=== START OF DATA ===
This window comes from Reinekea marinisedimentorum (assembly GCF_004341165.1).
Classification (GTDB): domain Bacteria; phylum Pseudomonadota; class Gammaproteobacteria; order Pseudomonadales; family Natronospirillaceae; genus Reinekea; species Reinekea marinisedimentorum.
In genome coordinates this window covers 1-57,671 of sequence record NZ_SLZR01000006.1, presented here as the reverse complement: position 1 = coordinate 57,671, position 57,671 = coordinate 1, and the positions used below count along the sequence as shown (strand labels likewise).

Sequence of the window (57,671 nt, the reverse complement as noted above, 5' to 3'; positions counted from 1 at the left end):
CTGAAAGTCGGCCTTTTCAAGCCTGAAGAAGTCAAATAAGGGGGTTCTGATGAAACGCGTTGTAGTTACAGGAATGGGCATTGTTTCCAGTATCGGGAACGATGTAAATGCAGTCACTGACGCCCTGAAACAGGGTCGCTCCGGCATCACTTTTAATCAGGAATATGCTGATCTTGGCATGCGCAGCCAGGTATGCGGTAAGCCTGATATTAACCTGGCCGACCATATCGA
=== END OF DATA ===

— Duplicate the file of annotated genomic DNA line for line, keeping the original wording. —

This window comes from Reinekea marinisedimentorum (assembly GCF_004341165.1).
Classification (GTDB): domain Bacteria; phylum Pseudomonadota; class Gammaproteobacteria; order Pseudomonadales; family Natronospirillaceae; genus Reinekea; species Reinekea marinisedimentorum.
In genome coordinates this window covers 1-57,671 of sequence record NZ_SLZR01000006.1, presented here as the reverse complement: position 1 = coordinate 57,671, position 57,671 = coordinate 1, and the positions used below count along the sequence as shown (strand labels likewise).

Sequence of the window (57,671 nt, the reverse complement as noted above, 5' to 3'; positions counted from 1 at the left end):
CTGAAAGTCGGCCTTTTCAAGCCTGAAGAAGTCAAATAAGGGGGTTCTGATGAAACGCGTTGTAGTTACAGGAATGGGCATTGTTTCCAGTATCGGGAACGATGTAAATGCAGTCACTGACGCCCTGAAACAGGGTCGCTCCGGCATCACTTTTAATCAGGAATATGCTGATCTTGGCATGCGCAGCCAGGTATGCGGTAAGCCTGATATTAACCTGGCCGACCATATCGA